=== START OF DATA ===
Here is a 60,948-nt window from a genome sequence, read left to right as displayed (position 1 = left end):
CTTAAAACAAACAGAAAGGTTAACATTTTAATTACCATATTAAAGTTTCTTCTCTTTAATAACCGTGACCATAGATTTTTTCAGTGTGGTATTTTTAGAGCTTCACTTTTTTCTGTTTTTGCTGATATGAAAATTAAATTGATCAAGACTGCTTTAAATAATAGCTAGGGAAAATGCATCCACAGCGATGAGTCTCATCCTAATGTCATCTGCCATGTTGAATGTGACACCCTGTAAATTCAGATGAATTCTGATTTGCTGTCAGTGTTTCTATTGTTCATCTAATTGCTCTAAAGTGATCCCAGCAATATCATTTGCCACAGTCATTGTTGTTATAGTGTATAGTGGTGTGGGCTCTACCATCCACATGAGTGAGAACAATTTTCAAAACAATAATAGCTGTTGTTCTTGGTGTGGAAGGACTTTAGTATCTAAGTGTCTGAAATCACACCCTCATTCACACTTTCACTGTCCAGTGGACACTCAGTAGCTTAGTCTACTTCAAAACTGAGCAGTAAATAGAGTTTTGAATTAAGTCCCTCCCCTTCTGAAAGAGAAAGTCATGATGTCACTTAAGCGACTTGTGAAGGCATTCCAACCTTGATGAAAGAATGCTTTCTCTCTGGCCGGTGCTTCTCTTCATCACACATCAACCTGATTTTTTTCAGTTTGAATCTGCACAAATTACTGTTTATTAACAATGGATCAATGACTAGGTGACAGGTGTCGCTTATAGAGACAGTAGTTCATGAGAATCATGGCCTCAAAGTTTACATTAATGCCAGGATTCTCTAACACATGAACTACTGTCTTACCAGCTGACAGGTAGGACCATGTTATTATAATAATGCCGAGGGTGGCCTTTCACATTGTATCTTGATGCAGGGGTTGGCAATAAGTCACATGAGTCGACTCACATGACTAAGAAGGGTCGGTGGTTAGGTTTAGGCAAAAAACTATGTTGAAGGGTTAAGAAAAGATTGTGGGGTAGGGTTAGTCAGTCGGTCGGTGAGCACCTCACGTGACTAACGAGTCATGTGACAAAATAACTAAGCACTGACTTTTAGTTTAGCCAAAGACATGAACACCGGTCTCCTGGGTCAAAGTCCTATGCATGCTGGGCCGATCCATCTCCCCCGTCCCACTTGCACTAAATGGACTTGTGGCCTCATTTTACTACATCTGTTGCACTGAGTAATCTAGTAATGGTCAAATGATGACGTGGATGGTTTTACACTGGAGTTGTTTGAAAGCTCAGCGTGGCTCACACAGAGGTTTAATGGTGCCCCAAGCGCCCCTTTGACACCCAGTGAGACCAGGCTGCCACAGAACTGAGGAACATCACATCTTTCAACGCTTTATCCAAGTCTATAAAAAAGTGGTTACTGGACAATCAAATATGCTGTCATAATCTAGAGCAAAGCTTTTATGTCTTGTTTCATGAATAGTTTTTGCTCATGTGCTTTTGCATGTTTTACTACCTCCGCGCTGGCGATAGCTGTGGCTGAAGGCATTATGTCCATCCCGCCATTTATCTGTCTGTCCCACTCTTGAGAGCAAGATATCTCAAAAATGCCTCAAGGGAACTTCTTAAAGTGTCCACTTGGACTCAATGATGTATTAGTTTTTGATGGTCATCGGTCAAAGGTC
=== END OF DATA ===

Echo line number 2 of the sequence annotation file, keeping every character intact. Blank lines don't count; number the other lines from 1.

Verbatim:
CTTAAAACAAACAGAAAGGTTAACATTTTAATTACCATATTAAAGTTTCTTCTCTTTAATAACCGTGACCATAGATTTTTTCAGTGTGGTATTTTTAGAGCTTCACTTTTTTCTGTTTTTGCTGATATGAAAATTAAATTGATCAAGACTGCTTTAAATAATAGCTAGGGAAAATGCATCCACAGCGATGAGTCTCATCCTAATGTCATCTGCCATGTTGAATGTGACACCCTGTAAATTCAGATGAATTCTGATTTGCTGTCAGTGTTTCTATTGTTCATCTAATTGCTCTAAAGTGATCCCAGCAATATCATTTGCCACAGTCATTGTTGTTATAGTGTATAGTGGTGTGGGCTCTACCATCCACATGAGTGAGAACAATTTTCAAAACAATAATAGCTGTTGTTCTTGGTGTGGAAGGACTTTAGTATCTAAGTGTCTGAAATCACACCCTCATTCACACTTTCACTGTCCAGTGGACACTCAGTAGCTTAGTCTACTTCAAAACTGAGCAGTAAATAGAGTTTTGAATTAAGTCCCTCCCCTTCTGAAAGAGAAAGTCATGATGTCACTTAAGCGACTTGTGAAGGCATTCCAACCTTGATGAAAGAATGCTTTCTCTCTGGCCGGTGCTTCTCTTCATCACACATCAACCTGATTTTTTTCAGTTTGAATCTGCACAAATTACTGTTTATTAACAATGGATCAATGACTAGGTGACAGGTGTCGCTTATAGAGACAGTAGTTCATGAGAATCATGGCCTCAAAGTTTACATTAATGCCAGGATTCTCTAACACATGAACTACTGTCTTACCAGCTGACAGGTAGGACCATGTTATTATAATAATGCCGAGGGTGGCCTTTCACATTGTATCTTGATGCAGGGGTTGGCAATAAGTCACATGAGTCGACTCACATGACTAAGAAGGGTCGGTGGTTAGGTTTAGGCAAAAAACTATGTTGAAGGGTTAAGAAAAGATTGTGGGGTAGGGTTAGTCAGTCGGTCGGTGAGCACCTCACGTGACTAACGAGTCATGTGACAAAATAACTAAGCACTGACTTTTAGTTTAGCCAAAGACATGAACACCGGTCTCCTGGGTCAAAGTCCTATGCATGCTGGGCCGATCCATCTCCCCCGTCCCACTTGCACTAAATGGACTTGTGGCCTCATTTTACTACATCTGTTGCACTGAGTAATCTAGTAATGGTCAAATGATGACGTGGATGGTTTTACACTGGAGTTGTTTGAAAGCTCAGCGTGGCTCACACAGAGGTTTAATGGTGCCCCAAGCGCCCCTTTGACACCCAGTGAGACCAGGCTGCCACAGAACTGAGGAACATCACATCTTTCAACGCTTTATCCAAGTCTATAAAAAAGTGGTTACTGGACAATCAAATATGCTGTCATAATCTAGAGCAAAGCTTTTATGTCTTGTTTCATGAATAGTTTTTGCTCATGTGCTTTTGCATGTTTTACTACCTCCGCGCTGGCGATAGCTGTGGCTGAAGGCATTATGTCCATCCCGCCATTTATCTGTCTGTCCCACTCTTGAGAGCAAGATATCTCAAAAATGCCTCAAGGGAACTTCTTAAAGTGTCCACTTGGACTCAATGATGTATTAGTTTTTGATGGTCATCGGTCAAAGGTC